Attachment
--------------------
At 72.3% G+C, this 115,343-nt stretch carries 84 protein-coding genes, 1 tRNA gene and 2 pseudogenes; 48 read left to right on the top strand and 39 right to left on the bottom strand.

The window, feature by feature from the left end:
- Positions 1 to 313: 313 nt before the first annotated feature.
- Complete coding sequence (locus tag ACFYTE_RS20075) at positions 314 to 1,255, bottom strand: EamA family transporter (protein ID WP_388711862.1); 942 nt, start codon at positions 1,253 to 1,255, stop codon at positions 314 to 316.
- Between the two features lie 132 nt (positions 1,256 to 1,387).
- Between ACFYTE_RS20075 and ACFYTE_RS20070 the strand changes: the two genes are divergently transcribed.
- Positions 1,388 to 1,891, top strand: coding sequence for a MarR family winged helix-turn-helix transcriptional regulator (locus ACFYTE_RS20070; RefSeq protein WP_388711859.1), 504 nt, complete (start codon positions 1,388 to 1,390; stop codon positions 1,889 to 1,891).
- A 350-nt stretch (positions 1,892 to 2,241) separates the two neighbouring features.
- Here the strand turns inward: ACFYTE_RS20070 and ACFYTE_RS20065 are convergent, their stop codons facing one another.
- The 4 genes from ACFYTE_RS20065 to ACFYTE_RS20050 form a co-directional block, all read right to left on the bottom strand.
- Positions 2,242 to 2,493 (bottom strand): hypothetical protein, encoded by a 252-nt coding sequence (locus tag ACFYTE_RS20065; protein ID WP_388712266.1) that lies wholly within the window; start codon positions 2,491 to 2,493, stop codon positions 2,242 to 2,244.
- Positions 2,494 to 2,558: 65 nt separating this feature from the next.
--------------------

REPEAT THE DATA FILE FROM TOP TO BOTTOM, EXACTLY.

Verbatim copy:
At 72.3% G+C, this 115,343-nt stretch carries 84 protein-coding genes, 1 tRNA gene and 2 pseudogenes; 48 read left to right on the top strand and 39 right to left on the bottom strand.

The window, feature by feature from the left end:
- Positions 1 to 313: 313 nt before the first annotated feature.
- Complete coding sequence (locus tag ACFYTE_RS20075) at positions 314 to 1,255, bottom strand: EamA family transporter (protein ID WP_388711862.1); 942 nt, start codon at positions 1,253 to 1,255, stop codon at positions 314 to 316.
- Between the two features lie 132 nt (positions 1,256 to 1,387).
- Between ACFYTE_RS20075 and ACFYTE_RS20070 the strand changes: the two genes are divergently transcribed.
- Positions 1,388 to 1,891, top strand: coding sequence for a MarR family winged helix-turn-helix transcriptional regulator (locus ACFYTE_RS20070; RefSeq protein WP_388711859.1), 504 nt, complete (start codon positions 1,388 to 1,390; stop codon positions 1,889 to 1,891).
- A 350-nt stretch (positions 1,892 to 2,241) separates the two neighbouring features.
- Here the strand turns inward: ACFYTE_RS20070 and ACFYTE_RS20065 are convergent, their stop codons facing one another.
- The 4 genes from ACFYTE_RS20065 to ACFYTE_RS20050 form a co-directional block, all read right to left on the bottom strand.
- Positions 2,242 to 2,493 (bottom strand): hypothetical protein, encoded by a 252-nt coding sequence (locus tag ACFYTE_RS20065; protein ID WP_388712266.1) that lies wholly within the window; start codon positions 2,491 to 2,493, stop codon positions 2,242 to 2,244.
- Positions 2,494 to 2,558: 65 nt separating this feature from the next.